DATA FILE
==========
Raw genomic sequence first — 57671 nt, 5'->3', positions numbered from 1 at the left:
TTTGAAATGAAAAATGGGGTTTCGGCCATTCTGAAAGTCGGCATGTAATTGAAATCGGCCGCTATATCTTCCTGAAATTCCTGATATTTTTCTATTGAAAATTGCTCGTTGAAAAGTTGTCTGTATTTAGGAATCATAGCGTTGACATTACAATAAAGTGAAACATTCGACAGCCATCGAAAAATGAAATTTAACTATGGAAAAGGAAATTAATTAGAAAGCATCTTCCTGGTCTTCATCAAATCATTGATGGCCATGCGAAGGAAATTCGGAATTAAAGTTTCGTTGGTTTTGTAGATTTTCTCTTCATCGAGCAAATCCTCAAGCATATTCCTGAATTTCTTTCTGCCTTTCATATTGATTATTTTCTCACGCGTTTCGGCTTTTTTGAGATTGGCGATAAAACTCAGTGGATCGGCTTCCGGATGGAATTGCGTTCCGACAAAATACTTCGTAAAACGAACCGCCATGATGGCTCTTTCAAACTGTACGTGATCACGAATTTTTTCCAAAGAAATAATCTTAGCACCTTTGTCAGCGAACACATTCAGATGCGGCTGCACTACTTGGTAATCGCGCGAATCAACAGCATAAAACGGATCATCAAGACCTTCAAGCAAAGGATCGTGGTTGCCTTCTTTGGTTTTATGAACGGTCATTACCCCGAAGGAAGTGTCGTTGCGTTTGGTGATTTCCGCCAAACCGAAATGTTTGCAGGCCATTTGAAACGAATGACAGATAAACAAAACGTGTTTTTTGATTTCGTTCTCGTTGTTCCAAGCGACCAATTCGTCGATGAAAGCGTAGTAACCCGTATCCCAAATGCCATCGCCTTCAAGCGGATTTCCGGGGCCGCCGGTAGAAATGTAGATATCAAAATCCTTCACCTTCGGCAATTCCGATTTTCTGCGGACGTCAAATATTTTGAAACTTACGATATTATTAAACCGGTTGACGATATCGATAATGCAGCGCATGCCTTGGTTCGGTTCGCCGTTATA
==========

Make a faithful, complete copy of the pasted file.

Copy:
Raw genomic sequence first — 57671 nt, 5'->3', positions numbered from 1 at the left:
TTTGAAATGAAAAATGGGGTTTCGGCCATTCTGAAAGTCGGCATGTAATTGAAATCGGCCGCTATATCTTCCTGAAATTCCTGATATTTTTCTATTGAAAATTGCTCGTTGAAAAGTTGTCTGTATTTAGGAATCATAGCGTTGACATTACAATAAAGTGAAACATTCGACAGCCATCGAAAAATGAAATTTAACTATGGAAAAGGAAATTAATTAGAAAGCATCTTCCTGGTCTTCATCAAATCATTGATGGCCATGCGAAGGAAATTCGGAATTAAAGTTTCGTTGGTTTTGTAGATTTTCTCTTCATCGAGCAAATCCTCAAGCATATTCCTGAATTTCTTTCTGCCTTTCATATTGATTATTTTCTCACGCGTTTCGGCTTTTTTGAGATTGGCGATAAAACTCAGTGGATCGGCTTCCGGATGGAATTGCGTTCCGACAAAATACTTCGTAAAACGAACCGCCATGATGGCTCTTTCAAACTGTACGTGATCACGAATTTTTTCCAAAGAAATAATCTTAGCACCTTTGTCAGCGAACACATTCAGATGCGGCTGCACTACTTGGTAATCGCGCGAATCAACAGCATAAAACGGATCATCAAGACCTTCAAGCAAAGGATCGTGGTTGCCTTCTTTGGTTTTATGAACGGTCATTACCCCGAAGGAAGTGTCGTTGCGTTTGGTGATTTCCGCCAAACCGAAATGTTTGCAGGCCATTTGAAACGAATGACAGATAAACAAAACGTGTTTTTTGATTTCGTTCTCGTTGTTCCAAGCGACCAATTCGTCGATGAAAGCGTAGTAACCCGTATCCCAAATGCCATCGCCTTCAAGCGGATTTCCGGGGCCGCCGGTAGAAATGTAGATATCAAAATCCTTCACCTTCGGCAATTCCGATTTTCTGCGGACGTCAAATATTTTGAAACTTACGATATTATTAAACCGGTTGACGATATCGATAATGCAGCGCATGCCTTGGTTCGGTTCGCCGTTATA